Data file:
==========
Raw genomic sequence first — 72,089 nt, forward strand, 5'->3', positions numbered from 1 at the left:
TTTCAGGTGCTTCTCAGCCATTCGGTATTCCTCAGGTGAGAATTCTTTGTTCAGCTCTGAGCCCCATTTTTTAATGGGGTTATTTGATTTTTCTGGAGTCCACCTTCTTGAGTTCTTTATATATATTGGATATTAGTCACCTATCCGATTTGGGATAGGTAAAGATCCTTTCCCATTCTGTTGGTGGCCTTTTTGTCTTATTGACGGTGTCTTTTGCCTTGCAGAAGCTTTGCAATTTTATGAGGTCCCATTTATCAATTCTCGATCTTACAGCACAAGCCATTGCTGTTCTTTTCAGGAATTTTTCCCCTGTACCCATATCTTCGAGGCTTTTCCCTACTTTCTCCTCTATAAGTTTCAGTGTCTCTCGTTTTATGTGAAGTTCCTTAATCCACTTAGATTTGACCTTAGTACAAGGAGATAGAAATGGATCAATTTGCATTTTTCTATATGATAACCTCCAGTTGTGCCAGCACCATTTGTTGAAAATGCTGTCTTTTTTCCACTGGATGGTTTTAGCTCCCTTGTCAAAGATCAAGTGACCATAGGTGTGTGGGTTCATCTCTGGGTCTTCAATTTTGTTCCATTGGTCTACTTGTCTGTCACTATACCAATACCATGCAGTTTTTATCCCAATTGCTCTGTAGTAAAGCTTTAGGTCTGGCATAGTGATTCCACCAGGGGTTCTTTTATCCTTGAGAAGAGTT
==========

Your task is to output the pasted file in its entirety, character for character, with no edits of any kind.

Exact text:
Raw genomic sequence first — 72,089 nt, forward strand, 5'->3', positions numbered from 1 at the left:
TTTCAGGTGCTTCTCAGCCATTCGGTATTCCTCAGGTGAGAATTCTTTGTTCAGCTCTGAGCCCCATTTTTTAATGGGGTTATTTGATTTTTCTGGAGTCCACCTTCTTGAGTTCTTTATATATATTGGATATTAGTCACCTATCCGATTTGGGATAGGTAAAGATCCTTTCCCATTCTGTTGGTGGCCTTTTTGTCTTATTGACGGTGTCTTTTGCCTTGCAGAAGCTTTGCAATTTTATGAGGTCCCATTTATCAATTCTCGATCTTACAGCACAAGCCATTGCTGTTCTTTTCAGGAATTTTTCCCCTGTACCCATATCTTCGAGGCTTTTCCCTACTTTCTCCTCTATAAGTTTCAGTGTCTCTCGTTTTATGTGAAGTTCCTTAATCCACTTAGATTTGACCTTAGTACAAGGAGATAGAAATGGATCAATTTGCATTTTTCTATATGATAACCTCCAGTTGTGCCAGCACCATTTGTTGAAAATGCTGTCTTTTTTCCACTGGATGGTTTTAGCTCCCTTGTCAAAGATCAAGTGACCATAGGTGTGTGGGTTCATCTCTGGGTCTTCAATTTTGTTCCATTGGTCTACTTGTCTGTCACTATACCAATACCATGCAGTTTTTATCCCAATTGCTCTGTAGTAAAGCTTTAGGTCTGGCATAGTGATTCCACCAGGGGTTCTTTTATCCTTGAGAAGAGTT